Social media has reached a level of pervasiveness that cannot be ignored – and corporations are paying very close attention.
Earlier this year, Goldman Sachs received flak for banning Facebook at work while investing $450 million in the company. Perceived hypocrisy may have played a role, but acknowledging the chilling effect that corporate ‘social media policies’ have on free speech is another likely reason for the criticism.
Social Media Governance is one of the websites dedicated to archiving the policies of major corporations and organizations, ranging from those of Coca-Cola and Ford to the City of New York and the Smithsonian. Some companies’ policies exclude access to certain websites (Goldman Sachs also prevented its employees from posting on DealBreaker, a popular blog about Wall Street happenings), while others make recommendations employee behavior online.
Policies include provisions preventing the disclosure of private company information. News agencies require employees to choose between disclosing their position at the company on social media accounts or refraining from discussing their work in any capacity, and recommend that their editorial staff remain “politically neutral” online. On the whole, the policies tend to codify broadly understood best practices – be transparent, be respectful, and be aware that the internet is never really “anonymous.”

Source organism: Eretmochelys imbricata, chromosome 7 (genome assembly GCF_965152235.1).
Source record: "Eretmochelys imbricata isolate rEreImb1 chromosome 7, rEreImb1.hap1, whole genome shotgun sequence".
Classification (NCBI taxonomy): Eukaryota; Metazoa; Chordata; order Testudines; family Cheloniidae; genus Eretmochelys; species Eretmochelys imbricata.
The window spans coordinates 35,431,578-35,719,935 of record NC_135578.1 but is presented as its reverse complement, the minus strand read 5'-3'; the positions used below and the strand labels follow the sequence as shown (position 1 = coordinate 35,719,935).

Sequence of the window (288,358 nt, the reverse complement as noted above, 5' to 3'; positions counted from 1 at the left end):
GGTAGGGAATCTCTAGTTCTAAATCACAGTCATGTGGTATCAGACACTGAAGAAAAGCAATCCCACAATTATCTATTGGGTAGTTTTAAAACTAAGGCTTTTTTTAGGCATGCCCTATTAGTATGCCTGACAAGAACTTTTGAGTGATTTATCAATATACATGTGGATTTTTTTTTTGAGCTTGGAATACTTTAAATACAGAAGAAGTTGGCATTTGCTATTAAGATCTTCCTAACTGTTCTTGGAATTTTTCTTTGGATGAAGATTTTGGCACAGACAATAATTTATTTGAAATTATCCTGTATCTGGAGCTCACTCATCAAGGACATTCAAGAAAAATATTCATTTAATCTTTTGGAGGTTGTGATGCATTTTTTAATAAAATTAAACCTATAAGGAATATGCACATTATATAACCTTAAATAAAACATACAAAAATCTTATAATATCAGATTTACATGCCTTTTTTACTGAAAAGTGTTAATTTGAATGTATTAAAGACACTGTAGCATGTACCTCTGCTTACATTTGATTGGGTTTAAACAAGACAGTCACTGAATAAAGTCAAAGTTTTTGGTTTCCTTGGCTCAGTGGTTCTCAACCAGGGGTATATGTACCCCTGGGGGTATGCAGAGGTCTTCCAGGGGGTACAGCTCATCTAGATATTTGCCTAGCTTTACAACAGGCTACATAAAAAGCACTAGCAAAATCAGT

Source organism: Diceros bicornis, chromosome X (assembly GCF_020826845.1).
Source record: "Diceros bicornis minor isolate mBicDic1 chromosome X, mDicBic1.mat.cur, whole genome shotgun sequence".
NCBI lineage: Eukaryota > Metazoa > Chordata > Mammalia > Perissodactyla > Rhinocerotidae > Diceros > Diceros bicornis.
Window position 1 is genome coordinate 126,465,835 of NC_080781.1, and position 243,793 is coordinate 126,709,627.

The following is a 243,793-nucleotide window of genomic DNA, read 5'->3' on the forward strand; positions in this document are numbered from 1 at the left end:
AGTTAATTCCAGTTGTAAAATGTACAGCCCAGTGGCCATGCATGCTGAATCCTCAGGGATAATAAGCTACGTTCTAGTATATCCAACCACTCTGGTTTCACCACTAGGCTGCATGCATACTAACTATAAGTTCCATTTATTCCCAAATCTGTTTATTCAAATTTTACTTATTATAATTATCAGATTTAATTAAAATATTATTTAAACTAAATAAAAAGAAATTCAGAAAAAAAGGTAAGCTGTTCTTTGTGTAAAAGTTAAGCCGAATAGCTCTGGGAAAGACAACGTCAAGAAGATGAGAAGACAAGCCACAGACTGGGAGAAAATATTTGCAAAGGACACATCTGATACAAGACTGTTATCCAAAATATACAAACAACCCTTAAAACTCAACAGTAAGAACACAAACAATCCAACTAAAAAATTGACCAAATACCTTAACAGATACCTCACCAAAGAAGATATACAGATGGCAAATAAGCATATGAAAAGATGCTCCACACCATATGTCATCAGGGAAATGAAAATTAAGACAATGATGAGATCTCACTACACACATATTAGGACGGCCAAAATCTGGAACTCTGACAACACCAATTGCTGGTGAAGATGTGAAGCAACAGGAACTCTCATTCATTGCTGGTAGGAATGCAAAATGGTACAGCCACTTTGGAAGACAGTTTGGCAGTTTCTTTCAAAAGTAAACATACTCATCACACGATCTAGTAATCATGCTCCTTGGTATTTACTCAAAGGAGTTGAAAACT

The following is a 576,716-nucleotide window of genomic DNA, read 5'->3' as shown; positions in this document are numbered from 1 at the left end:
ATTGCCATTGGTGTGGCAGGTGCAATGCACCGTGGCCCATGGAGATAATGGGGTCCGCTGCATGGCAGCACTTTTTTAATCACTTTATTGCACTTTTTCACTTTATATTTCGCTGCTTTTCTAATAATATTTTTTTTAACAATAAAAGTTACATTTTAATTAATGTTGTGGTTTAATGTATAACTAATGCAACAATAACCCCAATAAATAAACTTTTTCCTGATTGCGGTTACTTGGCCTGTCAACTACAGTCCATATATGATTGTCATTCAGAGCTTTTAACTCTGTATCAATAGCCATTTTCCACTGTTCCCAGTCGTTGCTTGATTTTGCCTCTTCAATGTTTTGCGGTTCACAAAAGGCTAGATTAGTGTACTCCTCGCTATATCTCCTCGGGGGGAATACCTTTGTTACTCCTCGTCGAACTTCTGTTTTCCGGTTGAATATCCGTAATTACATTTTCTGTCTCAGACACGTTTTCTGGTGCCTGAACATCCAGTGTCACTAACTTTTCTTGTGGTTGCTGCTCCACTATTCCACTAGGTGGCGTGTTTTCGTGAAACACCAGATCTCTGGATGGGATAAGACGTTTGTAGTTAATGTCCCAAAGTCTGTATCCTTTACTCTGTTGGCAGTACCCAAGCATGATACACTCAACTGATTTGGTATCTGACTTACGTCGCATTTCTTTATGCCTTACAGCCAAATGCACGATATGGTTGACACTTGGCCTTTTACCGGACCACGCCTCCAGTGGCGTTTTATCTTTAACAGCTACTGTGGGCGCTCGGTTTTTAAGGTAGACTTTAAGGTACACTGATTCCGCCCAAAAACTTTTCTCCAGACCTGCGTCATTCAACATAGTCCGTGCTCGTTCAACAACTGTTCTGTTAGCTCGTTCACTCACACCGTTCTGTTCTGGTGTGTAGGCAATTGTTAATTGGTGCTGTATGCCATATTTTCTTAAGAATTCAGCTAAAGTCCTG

Some companies, however, take that a step further. The Washington Post, for example, disallows employees from:
“writing, tweeting or posting anything—including photographs or video—that could be perceived as reflecting political, racial, sexist, religious or other bias or favoritism… This same caution should be used when joining, following or friending any person or organization online.”
Other corporations mandate certain standards for blogging and Twitter avatars; others preclude employees from discussing co-workers by name. In each scenario, these policies blur what is already a very fine line between one’s professional and personal life.
There have been cases where behavior on social media has directly led to an employee’s termination – the question has already become how to balance one’s real life with the expectation of one’s employer.
(To this blogger, the answer looks a lot not hiring journalists who praise terrorists in their tweets or politicians who curse at their fellows, but that’s just me expressing my views, which are in no way necessarily those of the National Coalition Against Censorship)